Snapdeal’s investors aren’t pleased with news reports that their company has rejected a “$700-$750 million” acquisition offer by Flipkart.
“Rejected! Snapdeal dismisses Flipkart’s
#ETBrandEquity. media and unethical false reporting. invest in startup that can filter fake facts,” Kalaari Capital’s Vani Kola tweeted.
Rejected! Snapdeal dismisses Flipkart's #ETBrandEquity. media and unethical false reporting. invest in startup that can filter fake facts
— Vani Kola (@VaniKola) July 5, 2017
Kola’s tweet appears to be in response of an Economic Times Brand Equity article with the headline “Rejected! Snapdeal dismisses Flipkart’s $700-$800 million bid.” Kola’s response is a little hard to parse, but it appears to be a play on ET’s original headline, and an assertion that the news is false. She further exhorts the company to “invest in startup that can filter fake facts.”
But what makes Kola’s outburst interesting is that Economic Times — like her company, Kalaari Capital — happens to be an investor in Snapdeal. In 2016, Economic Times’ parent company, Bennett Coleman and Co. Ltd., had purchased a stake in Snapdeal in exchange for advertising space in its media properties. Even more interestingly, Bennett Coleman and Co. Ltd is also a small investor in Flipkart, having purchased a Rs. 260 crore stake in February this year.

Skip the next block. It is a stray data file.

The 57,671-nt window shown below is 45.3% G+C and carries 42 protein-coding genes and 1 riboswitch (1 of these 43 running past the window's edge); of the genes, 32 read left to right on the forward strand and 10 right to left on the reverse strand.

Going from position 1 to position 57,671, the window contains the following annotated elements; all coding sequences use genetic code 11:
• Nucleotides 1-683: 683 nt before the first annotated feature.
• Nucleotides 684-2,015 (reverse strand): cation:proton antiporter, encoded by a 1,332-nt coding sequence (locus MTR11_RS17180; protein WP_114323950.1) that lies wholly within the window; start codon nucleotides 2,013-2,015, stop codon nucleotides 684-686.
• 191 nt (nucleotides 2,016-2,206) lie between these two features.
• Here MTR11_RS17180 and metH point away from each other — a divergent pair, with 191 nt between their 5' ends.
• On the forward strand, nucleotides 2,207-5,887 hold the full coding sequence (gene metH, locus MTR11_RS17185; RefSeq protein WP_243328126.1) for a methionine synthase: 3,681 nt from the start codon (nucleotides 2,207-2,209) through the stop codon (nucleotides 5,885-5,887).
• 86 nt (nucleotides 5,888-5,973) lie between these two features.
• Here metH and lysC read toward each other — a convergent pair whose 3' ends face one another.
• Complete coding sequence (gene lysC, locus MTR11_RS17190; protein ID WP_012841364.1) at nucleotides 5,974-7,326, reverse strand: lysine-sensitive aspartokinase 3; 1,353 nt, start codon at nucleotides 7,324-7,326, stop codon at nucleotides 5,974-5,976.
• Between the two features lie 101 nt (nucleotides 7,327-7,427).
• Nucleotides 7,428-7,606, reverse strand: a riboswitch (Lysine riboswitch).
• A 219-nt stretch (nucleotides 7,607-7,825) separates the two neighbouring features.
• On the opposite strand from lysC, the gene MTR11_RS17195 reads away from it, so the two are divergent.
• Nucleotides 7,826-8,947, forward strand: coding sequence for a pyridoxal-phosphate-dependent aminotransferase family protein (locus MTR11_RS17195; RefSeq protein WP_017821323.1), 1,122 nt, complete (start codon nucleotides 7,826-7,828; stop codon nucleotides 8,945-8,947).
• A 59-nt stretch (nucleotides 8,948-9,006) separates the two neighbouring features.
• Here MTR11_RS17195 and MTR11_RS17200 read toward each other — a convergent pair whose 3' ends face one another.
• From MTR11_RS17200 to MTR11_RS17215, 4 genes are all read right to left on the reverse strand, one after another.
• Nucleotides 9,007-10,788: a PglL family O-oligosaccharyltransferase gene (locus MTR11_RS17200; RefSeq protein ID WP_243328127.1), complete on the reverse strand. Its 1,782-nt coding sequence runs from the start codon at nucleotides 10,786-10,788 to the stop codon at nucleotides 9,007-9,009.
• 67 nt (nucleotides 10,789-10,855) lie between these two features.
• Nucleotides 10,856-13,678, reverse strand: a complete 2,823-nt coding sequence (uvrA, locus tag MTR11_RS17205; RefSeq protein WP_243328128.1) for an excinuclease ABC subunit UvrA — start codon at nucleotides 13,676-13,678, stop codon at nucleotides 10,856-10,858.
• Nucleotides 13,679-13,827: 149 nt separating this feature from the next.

Deals like these are common in the media space, with large publishers such as TOI and Hindustan Times buying stakes in companies in exchange for ad space. “Such deals were once controversial, especially because they also involved positive media coverage. Since then, however, such deals have become commonplace and transparent, and have to meet mandated disclosure norms,” says a Livemint report. In addition from Flipkart and Snapdeal, the Times Group is also an investor in companies like Uber, Coursera and Haptik.
Economic Times, including a host of other outlets, had earlier reported that Snapdeal had rejected a $750-$850 million offer from Flipkart. Flipkart and Snapdeal have been negotiating for a sale for a while now, but have been unable to yet find common ground. The deal has also reportedly run into several hurdles, including infighting among Snapdeal’s bigger investors, and objections raised by its smaller investors, including Azim Premji. Snapdeal, too, has been beset by controversy, having recently been sued by several sellers who’ve claimed they haven’t been paid. Snapdeal too has sued the former promoters of its subsidiary, GoJavas, accusing them of cheating, forgery and conspiracy.